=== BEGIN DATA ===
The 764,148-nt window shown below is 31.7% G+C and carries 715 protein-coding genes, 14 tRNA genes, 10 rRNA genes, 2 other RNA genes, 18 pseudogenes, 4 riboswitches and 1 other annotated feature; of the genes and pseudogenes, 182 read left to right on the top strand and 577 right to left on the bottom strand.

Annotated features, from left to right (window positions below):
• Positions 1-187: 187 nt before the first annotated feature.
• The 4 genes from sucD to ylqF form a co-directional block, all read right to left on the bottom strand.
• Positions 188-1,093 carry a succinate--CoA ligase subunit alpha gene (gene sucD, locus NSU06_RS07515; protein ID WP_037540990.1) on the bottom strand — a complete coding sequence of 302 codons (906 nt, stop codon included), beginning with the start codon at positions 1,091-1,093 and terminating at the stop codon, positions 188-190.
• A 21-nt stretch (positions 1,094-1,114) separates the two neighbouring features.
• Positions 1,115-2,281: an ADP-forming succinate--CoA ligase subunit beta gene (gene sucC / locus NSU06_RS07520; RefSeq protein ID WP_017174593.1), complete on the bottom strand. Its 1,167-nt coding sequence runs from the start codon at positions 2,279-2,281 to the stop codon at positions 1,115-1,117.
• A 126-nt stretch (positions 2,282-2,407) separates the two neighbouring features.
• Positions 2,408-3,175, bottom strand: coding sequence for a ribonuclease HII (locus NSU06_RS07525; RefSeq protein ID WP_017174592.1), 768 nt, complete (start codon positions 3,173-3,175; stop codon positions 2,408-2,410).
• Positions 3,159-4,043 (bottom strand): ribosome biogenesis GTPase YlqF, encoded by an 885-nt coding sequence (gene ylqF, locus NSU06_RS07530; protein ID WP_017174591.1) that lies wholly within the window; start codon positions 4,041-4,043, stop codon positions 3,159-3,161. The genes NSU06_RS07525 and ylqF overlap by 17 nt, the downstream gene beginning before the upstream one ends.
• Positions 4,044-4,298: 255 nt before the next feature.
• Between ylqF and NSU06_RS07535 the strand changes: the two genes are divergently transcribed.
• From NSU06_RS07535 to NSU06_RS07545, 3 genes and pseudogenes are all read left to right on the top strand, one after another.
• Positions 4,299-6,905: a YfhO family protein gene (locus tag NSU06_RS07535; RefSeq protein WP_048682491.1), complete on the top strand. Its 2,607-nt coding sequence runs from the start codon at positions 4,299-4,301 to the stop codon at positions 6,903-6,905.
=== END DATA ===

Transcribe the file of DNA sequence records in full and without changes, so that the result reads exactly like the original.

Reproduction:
The 764,148-nt window shown below is 31.7% G+C and carries 715 protein-coding genes, 14 tRNA genes, 10 rRNA genes, 2 other RNA genes, 18 pseudogenes, 4 riboswitches and 1 other annotated feature; of the genes and pseudogenes, 182 read left to right on the top strand and 577 right to left on the bottom strand.

Annotated features, from left to right (window positions below):
• Positions 1-187: 187 nt before the first annotated feature.
• The 4 genes from sucD to ylqF form a co-directional block, all read right to left on the bottom strand.
• Positions 188-1,093 carry a succinate--CoA ligase subunit alpha gene (gene sucD, locus NSU06_RS07515; protein ID WP_037540990.1) on the bottom strand — a complete coding sequence of 302 codons (906 nt, stop codon included), beginning with the start codon at positions 1,091-1,093 and terminating at the stop codon, positions 188-190.
• A 21-nt stretch (positions 1,094-1,114) separates the two neighbouring features.
• Positions 1,115-2,281: an ADP-forming succinate--CoA ligase subunit beta gene (gene sucC / locus NSU06_RS07520; RefSeq protein ID WP_017174593.1), complete on the bottom strand. Its 1,167-nt coding sequence runs from the start codon at positions 2,279-2,281 to the stop codon at positions 1,115-1,117.
• A 126-nt stretch (positions 2,282-2,407) separates the two neighbouring features.
• Positions 2,408-3,175, bottom strand: coding sequence for a ribonuclease HII (locus NSU06_RS07525; RefSeq protein ID WP_017174592.1), 768 nt, complete (start codon positions 3,173-3,175; stop codon positions 2,408-2,410).
• Positions 3,159-4,043 (bottom strand): ribosome biogenesis GTPase YlqF, encoded by an 885-nt coding sequence (gene ylqF, locus NSU06_RS07530; protein ID WP_017174591.1) that lies wholly within the window; start codon positions 4,041-4,043, stop codon positions 3,159-3,161. The genes NSU06_RS07525 and ylqF overlap by 17 nt, the downstream gene beginning before the upstream one ends.
• Positions 4,044-4,298: 255 nt before the next feature.
• Between ylqF and NSU06_RS07535 the strand changes: the two genes are divergently transcribed.
• From NSU06_RS07535 to NSU06_RS07545, 3 genes and pseudogenes are all read left to right on the top strand, one after another.
• Positions 4,299-6,905: a YfhO family protein gene (locus tag NSU06_RS07535; RefSeq protein WP_048682491.1), complete on the top strand. Its 2,607-nt coding sequence runs from the start codon at positions 4,299-4,301 to the stop codon at positions 6,903-6,905.